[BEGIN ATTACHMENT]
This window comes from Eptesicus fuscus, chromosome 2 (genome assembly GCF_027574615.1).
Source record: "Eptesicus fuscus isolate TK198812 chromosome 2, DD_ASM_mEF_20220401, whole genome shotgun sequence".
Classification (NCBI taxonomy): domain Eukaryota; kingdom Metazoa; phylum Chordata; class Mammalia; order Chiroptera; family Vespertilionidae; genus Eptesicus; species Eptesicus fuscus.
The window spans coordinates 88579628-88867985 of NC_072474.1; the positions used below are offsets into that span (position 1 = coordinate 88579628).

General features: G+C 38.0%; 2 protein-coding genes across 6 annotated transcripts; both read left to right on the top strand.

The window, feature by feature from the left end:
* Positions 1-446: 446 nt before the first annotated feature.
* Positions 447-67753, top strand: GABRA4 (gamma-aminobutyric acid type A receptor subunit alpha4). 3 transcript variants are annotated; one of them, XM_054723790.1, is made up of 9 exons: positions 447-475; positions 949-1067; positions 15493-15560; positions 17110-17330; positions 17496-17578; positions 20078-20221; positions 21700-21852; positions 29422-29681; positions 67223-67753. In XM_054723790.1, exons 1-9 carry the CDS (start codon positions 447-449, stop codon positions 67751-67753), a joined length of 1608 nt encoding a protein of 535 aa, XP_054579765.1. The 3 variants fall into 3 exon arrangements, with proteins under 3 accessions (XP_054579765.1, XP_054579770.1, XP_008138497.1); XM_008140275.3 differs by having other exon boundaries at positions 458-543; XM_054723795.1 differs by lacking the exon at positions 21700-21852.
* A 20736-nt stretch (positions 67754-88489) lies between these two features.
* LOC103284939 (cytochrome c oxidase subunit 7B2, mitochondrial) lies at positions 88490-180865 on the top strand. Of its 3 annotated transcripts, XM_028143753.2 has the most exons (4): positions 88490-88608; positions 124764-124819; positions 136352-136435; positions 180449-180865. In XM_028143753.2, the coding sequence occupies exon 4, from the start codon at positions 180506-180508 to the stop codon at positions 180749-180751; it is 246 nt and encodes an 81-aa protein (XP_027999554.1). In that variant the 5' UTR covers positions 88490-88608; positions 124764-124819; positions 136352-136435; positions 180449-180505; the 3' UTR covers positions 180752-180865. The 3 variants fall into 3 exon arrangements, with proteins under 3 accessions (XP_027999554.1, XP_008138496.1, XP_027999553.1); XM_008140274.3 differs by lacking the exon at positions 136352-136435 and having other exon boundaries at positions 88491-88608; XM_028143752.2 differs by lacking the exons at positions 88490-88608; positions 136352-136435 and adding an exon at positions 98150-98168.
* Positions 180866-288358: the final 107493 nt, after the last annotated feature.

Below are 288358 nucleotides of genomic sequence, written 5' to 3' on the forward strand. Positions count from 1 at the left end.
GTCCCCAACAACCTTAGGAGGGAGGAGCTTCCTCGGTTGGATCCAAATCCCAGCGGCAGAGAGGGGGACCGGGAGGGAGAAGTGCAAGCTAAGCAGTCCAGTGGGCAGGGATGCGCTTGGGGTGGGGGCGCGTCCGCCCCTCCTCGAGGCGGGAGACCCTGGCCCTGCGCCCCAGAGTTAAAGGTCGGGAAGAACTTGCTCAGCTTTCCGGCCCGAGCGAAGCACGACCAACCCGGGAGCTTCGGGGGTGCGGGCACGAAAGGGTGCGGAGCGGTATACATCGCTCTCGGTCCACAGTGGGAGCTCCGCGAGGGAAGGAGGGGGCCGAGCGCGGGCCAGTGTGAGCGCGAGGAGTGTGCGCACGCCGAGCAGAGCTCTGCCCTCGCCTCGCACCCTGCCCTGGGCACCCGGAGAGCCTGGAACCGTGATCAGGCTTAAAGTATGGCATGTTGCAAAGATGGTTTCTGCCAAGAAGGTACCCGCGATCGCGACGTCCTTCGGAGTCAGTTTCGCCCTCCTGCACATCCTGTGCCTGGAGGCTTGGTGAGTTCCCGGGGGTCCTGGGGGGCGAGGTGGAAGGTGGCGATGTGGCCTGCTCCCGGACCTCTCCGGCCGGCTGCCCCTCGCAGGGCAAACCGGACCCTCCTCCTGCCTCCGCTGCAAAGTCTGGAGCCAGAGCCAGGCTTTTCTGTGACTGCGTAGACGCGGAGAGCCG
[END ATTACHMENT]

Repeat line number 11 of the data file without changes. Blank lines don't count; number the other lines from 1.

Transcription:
* Positions 180866-288358: the final 107493 nt, after the last annotated feature.